Element78’s Discover, Own and Reach-out (DOR) program for women professionals is an initiative to drive transformation by taking charge of work and life. The DOR framework aims to facilitate the participants to take charge of their work and life goals, by leveraging the group’s strengths and abilities. The real success of  DOR is the small but strong alumnus group whose members, though diverse in terms of skills and life-stage, support each other, and see each other through various professional and personal dilemmas.

The DOR program begins with 3-days of intense self-discovery and ownership building sessions, and culminates with evolving a committed 100-day plan to achieve a set of well-balanced goals. During the 100 days, a coach is available for one-one conversations, to re-discover, re-align and stay motivated. While this is an intense personal journey, there are things that may not go as planned too, but even going off-track can be a learning experience in itself. In the words of one of our participants, the program provides a ‘womb-like’ atmosphere, for the baby in the NICU. The coaching approach allows the participants to take up the consecutive challenges at a pace chosen by them, thus removing stress and making it joyous. After all, as the phrase goes, “the fortune is in the follow up”.

Element78 has been working with close to 100 women professionals using the DOR framework for 3+years now and aims to reach out to and empower more women professionals across India as time progresses.

So, are you ready to take the first step?

Click here to register for upcoming DOR open Program. 

REFERENCES

Decision Making Becomes Simple – When Our Values are Clear

Owning Your Goals is the First Step Towards Achieving Them

Applying the Principles of Fearlessness and Balance to Achieve Your Goals

3 Reasons WHY WOMEN (and even some Men) AVOID NETWORKING


http://www.icedr.org/research/documents/ICEDRSpecialReport-TakingCharge_000.pdfhttps://www.mckinsey.com/featured-insights/employment-and-growth/the-power-of-parity-advancing-womens-equality-in-indiahttps://journals.sagepub.com/doi/abs/10.1177/0018726718804303

Manik Damle

About Manik Damle

Manik is a strong believer in co-creation; she has worked as a team with clients from various business areas like Manufacturing, Engineering, IT, Projects, Hospitality etc., to deliver interventions that are easy for the internal team to own. A quick grasp of required competencies, program design and execution skills are her strengths, which have been key to the fast progress in these interventions. Her ability to establish a good connect from the “top floor” to the “shop floor” and her eye for detail has ensured success in various OD and training interventions that she has led. Manik has applied her ability to establish a quick connect with experts, in another area “Kishori Vikas” – i.e Empowerment of teenage girls and young women. She is actively involved as a core team member in the voluntary organization “Sevavardhini”. She believes that this work has given her enriching life experiences that find their way into the leadership principles she advocates. Prior to co-founding Element78, Manik has played a variety of roles in the corporate world for over 15 years - in R&D, Engineering, Program Management and Learning & Development. Manik is trained and certified for her professional abilities through various organizations like Results Coaching Systems (Executive Coaching), ISB (‘Goldman Sachs 10K Women Entrepreneurs’ program), Kathalaya (story-telling), and ISABS (Organizational Development). During her stint with large organizations like Cummins India Limited and KPIT Cummins Limited, she grew through the ranks, eventually leading and enabling fairly large teams providing Engineering and Software solutions to customers across the globe Manik can be reached at manik@element78.in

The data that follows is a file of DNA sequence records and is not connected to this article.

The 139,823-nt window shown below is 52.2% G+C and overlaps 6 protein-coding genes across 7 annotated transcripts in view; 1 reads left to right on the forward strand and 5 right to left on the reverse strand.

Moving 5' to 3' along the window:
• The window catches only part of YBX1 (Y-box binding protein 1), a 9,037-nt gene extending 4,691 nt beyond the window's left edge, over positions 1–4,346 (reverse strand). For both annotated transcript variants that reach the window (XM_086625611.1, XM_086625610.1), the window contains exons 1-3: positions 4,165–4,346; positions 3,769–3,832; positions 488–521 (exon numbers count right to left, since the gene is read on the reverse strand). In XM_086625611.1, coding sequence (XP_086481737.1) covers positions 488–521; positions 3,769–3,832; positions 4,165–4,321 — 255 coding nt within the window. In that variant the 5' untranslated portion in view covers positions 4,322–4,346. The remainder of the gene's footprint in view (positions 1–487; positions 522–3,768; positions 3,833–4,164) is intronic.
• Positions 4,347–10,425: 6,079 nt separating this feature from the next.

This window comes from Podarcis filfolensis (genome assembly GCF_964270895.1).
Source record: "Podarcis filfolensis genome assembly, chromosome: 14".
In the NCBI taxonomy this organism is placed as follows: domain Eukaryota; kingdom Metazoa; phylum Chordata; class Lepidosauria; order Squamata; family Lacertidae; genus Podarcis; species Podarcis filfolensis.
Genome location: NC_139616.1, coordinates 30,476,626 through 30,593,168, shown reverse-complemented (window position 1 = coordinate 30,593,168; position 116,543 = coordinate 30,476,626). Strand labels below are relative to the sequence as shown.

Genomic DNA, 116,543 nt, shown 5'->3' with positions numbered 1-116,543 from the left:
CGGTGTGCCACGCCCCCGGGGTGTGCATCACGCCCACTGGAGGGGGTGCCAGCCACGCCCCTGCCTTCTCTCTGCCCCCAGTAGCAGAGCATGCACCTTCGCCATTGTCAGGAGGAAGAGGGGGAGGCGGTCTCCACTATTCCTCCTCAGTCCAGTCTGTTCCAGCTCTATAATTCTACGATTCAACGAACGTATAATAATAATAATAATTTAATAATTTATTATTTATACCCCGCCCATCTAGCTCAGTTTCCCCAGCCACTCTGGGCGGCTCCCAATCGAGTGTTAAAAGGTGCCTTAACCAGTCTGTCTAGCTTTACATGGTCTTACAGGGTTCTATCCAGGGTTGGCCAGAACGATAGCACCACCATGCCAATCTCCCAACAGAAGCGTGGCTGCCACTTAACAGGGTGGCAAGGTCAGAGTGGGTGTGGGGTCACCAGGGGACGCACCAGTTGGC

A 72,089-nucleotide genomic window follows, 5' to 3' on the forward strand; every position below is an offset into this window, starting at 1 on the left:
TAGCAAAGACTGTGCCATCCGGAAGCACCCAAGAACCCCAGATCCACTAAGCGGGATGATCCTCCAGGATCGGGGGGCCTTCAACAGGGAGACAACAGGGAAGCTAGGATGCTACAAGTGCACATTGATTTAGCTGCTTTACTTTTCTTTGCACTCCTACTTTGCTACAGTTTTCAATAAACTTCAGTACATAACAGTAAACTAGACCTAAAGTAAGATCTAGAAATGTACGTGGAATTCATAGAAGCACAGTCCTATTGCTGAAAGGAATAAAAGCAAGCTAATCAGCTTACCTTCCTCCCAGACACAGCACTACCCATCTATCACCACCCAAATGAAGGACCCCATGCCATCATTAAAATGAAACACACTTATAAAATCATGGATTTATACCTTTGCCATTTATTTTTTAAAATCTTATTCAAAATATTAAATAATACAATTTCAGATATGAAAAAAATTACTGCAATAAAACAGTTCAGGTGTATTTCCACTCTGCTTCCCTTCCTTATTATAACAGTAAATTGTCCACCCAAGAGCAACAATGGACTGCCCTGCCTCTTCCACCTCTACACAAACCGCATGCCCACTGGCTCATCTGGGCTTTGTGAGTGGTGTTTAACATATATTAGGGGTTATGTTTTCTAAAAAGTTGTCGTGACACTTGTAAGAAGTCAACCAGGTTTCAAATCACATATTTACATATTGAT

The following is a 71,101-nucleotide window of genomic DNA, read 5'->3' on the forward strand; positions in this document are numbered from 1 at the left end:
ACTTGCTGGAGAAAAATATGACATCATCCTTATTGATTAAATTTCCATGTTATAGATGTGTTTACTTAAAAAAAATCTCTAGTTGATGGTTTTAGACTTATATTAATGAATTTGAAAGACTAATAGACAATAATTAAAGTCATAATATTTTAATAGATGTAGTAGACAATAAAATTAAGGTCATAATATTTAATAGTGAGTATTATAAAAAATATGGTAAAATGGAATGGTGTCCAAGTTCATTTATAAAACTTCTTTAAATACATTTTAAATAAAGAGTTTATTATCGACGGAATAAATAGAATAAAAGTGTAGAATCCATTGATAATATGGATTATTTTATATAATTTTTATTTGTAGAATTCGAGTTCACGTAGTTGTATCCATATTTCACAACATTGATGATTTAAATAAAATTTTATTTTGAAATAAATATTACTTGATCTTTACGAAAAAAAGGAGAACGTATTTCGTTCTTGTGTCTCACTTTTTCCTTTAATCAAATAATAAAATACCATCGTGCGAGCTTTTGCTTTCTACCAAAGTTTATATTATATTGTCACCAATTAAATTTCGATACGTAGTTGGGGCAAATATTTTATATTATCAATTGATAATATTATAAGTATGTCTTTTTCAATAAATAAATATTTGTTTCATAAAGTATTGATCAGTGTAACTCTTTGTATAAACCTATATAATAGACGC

Manik Damle

manikelement78-in

Manik is a strong believer in co-creation; she has worked as a team with clients from various business areas like Manufacturing, Engineering, IT, Projects, Hospitality etc., to deliver interventions that are easy for the internal team to own. A quick grasp of required competencies, program design and execution skills are her strengths, which have been key to the fast progress in these interventions. Her ability to establish a good connect from the “top floor” to the “shop floor” and her eye for detail has ensured success in various OD and training interventions that she has led. Manik has applied her ability to establish a quick connect with experts, in another area “Kishori Vikas” – i.e Empowerment of teenage girls and young women. She is actively involved as a core team member in the voluntary organization “Sevavardhini”. She believes that this work has given her enriching life experiences that find their way into the leadership principles she advocates. Prior to co-founding Element78, Manik has played a variety of roles in the corporate world for over 15 years - in R&D, Engineering, Program Management and Learning & Development. Manik is trained and certified for her professional abilities through various organizations like Results Coaching Systems (Executive Coaching), ISB (‘Goldman Sachs 10K Women Entrepreneurs’ program), Kathalaya (story-telling), and ISABS (Organizational Development). During her stint with large organizations like Cummins India Limited and KPIT Cummins Limited, she grew through the ranks, eventually leading and enabling fairly large teams providing Engineering and Software solutions to customers across the globe Manik can be reached at manik@element78.in

Write a Reply or Comment